Hemp and cannabis have kickstarted a green revolution where a single plant can provide many sustainable uses. From the live resin vape cartridge to the soothing cannabis topical you use to relieve minor aches and pains, the product’s life cycle begins on the farm. After months of careful plant care, the crop is ready to be smoked, vaped, or infused.
Cannabis and hemp biomass is the source of nearly every product found in today’s dispensaries. Cannabis’ buds, stalks, stems, and seeds can be used for more than just getting high. As long as producers have the right processing capabilities and drive, they can transform nearly every part of the plant’s components into profit. It all starts with the biomass.
What is Biomass?
Generally, biomass refers to the stalks, stems, and leaves of the plant. While not common, some refer to its dried herb in bulk as biomass, too. The high-trichome organic matter, known as its cannabis buds, supports the flower and premium extract market. The leftover plant material doesn’t have as much trichome density as its buds, but can be transformed into a number of functional and sustainable products.
Besides accounting for high-grade or low-grade biomass, producers must choose between hemp and marijuana biomass. Cannabis is the only source for THC, while hemp biomass is used to extract CBD, known to modulate the effects of THC, as well as relieve pain, inflammation, and anxiety. Hemp biomass contains trace amounts of THC, which won’t cause intoxication.
Traditionally, each component of the hemp plant is dried separately or together. After drying, they are combined and shredded for easier packaging. Once packaged, the kilo of hemp biomass is sold in bulk. High-quality biomass can contain between 5 to 15 percent cannabinoids and terpenes by weight.
Ideally, a representative sample of the biomass is analytically tested for contaminants. Farmers will usually send a sample to a third-party laboratory for evaluation. Apart from cannabinoid and terpene analysis, testing evaluates the biomass for pesticides, heavy metals, and microbials. Testing throughout the supply chain ensures the biomass is of the highest order.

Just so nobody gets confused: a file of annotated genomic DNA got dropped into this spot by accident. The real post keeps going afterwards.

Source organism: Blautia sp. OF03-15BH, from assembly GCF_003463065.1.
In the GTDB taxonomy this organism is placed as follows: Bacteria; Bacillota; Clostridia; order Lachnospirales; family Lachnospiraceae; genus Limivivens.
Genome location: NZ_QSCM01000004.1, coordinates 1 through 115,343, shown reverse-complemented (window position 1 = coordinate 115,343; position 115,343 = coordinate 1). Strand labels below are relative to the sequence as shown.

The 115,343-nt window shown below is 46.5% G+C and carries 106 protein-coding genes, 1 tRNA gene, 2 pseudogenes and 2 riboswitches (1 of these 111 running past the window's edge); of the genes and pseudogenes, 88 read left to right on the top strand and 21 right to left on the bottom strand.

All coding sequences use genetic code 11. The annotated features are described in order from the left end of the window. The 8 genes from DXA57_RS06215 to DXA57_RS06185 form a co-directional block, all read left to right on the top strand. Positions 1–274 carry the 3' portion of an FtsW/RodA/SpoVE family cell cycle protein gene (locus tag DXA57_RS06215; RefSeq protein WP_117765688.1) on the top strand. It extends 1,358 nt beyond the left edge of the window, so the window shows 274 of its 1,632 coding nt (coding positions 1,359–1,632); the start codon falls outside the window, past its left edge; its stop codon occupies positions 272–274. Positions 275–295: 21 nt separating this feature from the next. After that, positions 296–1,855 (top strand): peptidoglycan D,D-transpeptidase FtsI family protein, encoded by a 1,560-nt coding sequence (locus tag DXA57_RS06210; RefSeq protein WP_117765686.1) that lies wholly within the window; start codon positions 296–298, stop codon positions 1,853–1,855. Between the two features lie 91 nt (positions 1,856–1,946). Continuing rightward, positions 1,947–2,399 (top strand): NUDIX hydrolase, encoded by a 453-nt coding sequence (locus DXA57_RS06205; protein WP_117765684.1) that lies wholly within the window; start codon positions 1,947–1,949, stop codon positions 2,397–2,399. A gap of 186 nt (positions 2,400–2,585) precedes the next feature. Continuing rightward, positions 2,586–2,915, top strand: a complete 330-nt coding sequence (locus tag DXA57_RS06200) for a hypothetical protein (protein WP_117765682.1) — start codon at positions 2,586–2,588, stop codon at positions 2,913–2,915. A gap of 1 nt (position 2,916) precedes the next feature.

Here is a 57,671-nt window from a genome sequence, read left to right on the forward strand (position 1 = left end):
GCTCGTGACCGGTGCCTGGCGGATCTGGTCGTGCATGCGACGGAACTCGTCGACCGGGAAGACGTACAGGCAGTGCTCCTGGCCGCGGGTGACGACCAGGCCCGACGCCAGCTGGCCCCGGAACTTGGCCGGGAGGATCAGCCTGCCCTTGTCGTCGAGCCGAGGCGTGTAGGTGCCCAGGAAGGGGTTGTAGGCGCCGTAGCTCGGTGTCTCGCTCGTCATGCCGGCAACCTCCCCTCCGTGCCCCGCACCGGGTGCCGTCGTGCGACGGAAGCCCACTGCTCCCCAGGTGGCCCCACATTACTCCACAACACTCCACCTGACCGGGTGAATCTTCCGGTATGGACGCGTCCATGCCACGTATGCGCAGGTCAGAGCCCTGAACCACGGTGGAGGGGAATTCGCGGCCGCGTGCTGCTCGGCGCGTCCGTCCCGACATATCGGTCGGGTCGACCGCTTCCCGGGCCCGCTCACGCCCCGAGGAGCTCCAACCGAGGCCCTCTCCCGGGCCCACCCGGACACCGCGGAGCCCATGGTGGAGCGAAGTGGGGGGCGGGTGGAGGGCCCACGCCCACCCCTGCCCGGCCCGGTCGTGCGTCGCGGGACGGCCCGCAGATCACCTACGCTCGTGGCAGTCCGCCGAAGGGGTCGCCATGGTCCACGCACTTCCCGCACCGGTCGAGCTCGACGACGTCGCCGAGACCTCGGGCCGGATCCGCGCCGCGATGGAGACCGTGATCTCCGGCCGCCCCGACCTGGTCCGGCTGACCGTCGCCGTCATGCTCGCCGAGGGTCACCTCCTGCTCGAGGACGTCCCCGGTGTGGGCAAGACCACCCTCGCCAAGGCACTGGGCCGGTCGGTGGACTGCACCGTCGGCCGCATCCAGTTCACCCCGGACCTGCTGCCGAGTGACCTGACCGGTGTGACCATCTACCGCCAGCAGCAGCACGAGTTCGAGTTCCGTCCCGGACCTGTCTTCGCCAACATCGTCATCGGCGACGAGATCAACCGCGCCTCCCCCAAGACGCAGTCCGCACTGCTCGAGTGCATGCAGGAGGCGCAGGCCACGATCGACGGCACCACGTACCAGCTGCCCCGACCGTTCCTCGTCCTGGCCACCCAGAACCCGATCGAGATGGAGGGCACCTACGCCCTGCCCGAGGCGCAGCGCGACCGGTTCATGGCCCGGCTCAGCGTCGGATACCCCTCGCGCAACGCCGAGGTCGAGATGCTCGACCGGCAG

How Is Biomass Used?
Dried herb biomass can be dried and cured to be sold as flower eighths or pre-rolls. Cannabis extraction can produce a concentrated extract containing varying levels of cannabinoids, terpenes, flavonoids, and other essential oils. To preserve its native terpenes, cannabis flower buds are flash frozen after harvest. The resin can be extracted to make a variety of flavorful extracts for the premium consumer.
Hemp biomass (stalk, seeds, stems) has shown great promise as an alternative source for many industrial goods. In light of the climate catastrophe that awaits us if sustainability isn’t top of mind, hemp biofuel in the form of biodiesel and ethanol can be game-changing. Biodiesel is made by pressing the hemp seeds to extract their oils and fats and additional refining processes. Hemp can also be fermented to make ethanol, another biofuel.
In some cases, the cannabis waste produced throughout the harvesting, drying, and curing process is hand-sorted and mulched to be used as a soil amendment. When most of the hemp and cannabis waste is being burned or buried, recycling these materials can yield promising bioproducts. Hemp biomass and waste can produce a wide range of products from animal bedding to hempcrete and more.
When harvesting, hemp plants are cut and allowed to dry for a few days or weeks. Retting is a process that uses moisture and microbes to break down the pectin that binds the hemp stem together. Retting can be performed in a number of ways. Field retting involves letting the hemp plants naturally decompose for a few weeks. Water retting involves immersing the hemp plants in water. In some cases, enzymes are used to break down the hemp plants.
Retting makes it easier to mechanically or chemically separate the outer shell from the woody core (hurd). A decorticator is a machine used to separate the outer shell from the hurd from wet or dry hemp. After removing the hurd, processors decontaminate, degum, whiten, and soften the material.
Extracted biomass can support a large bioproduct economy, especially for the construction industry. Hempcrete, in particular, is a hemp-based concrete used as an alternative to traditional building materials. Fiber board/hemp plywood is a popular alternative for plywood, while the hemp fiber can be used for insulation or to make papers and plastics.